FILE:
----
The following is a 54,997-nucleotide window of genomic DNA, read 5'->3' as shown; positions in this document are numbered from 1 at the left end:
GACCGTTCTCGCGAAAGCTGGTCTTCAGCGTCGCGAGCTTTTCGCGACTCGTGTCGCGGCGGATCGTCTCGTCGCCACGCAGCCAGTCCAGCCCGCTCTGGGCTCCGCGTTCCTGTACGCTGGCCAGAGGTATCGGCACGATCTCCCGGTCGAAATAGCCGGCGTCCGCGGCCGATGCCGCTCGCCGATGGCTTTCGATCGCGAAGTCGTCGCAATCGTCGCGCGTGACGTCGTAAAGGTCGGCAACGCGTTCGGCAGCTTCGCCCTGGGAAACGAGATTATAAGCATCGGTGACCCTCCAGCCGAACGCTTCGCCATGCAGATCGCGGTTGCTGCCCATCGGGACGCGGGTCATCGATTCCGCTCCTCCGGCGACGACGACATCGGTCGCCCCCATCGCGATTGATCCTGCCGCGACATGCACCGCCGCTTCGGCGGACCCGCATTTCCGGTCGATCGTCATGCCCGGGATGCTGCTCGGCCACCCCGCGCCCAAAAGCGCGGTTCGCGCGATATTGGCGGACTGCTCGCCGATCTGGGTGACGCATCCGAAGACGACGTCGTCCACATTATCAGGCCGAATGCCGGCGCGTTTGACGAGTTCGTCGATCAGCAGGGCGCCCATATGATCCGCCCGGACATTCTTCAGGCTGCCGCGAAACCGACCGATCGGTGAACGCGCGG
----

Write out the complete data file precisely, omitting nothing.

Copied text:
The following is a 54,997-nucleotide window of genomic DNA, read 5'->3' as shown; positions in this document are numbered from 1 at the left end:
GACCGTTCTCGCGAAAGCTGGTCTTCAGCGTCGCGAGCTTTTCGCGACTCGTGTCGCGGCGGATCGTCTCGTCGCCACGCAGCCAGTCCAGCCCGCTCTGGGCTCCGCGTTCCTGTACGCTGGCCAGAGGTATCGGCACGATCTCCCGGTCGAAATAGCCGGCGTCCGCGGCCGATGCCGCTCGCCGATGGCTTTCGATCGCGAAGTCGTCGCAATCGTCGCGCGTGACGTCGTAAAGGTCGGCAACGCGTTCGGCAGCTTCGCCCTGGGAAACGAGATTATAAGCATCGGTGACCCTCCAGCCGAACGCTTCGCCATGCAGATCGCGGTTGCTGCCCATCGGGACGCGGGTCATCGATTCCGCTCCTCCGGCGACGACGACATCGGTCGCCCCCATCGCGATTGATCCTGCCGCGACATGCACCGCCGCTTCGGCGGACCCGCATTTCCGGTCGATCGTCATGCCCGGGATGCTGCTCGGCCACCCCGCGCCCAAAAGCGCGGTTCGCGCGATATTGGCGGACTGCTCGCCGATCTGGGTGACGCATCCGAAGACGACGTCGTCCACATTATCAGGCCGAATGCCGGCGCGTTTGACGAGTTCGTCGATCAGCAGGGCGCCCATATGATCCGCCCGGACATTCTTCAGGCTGCCGCGAAACCGACCGATCGGTGAACGCGCGG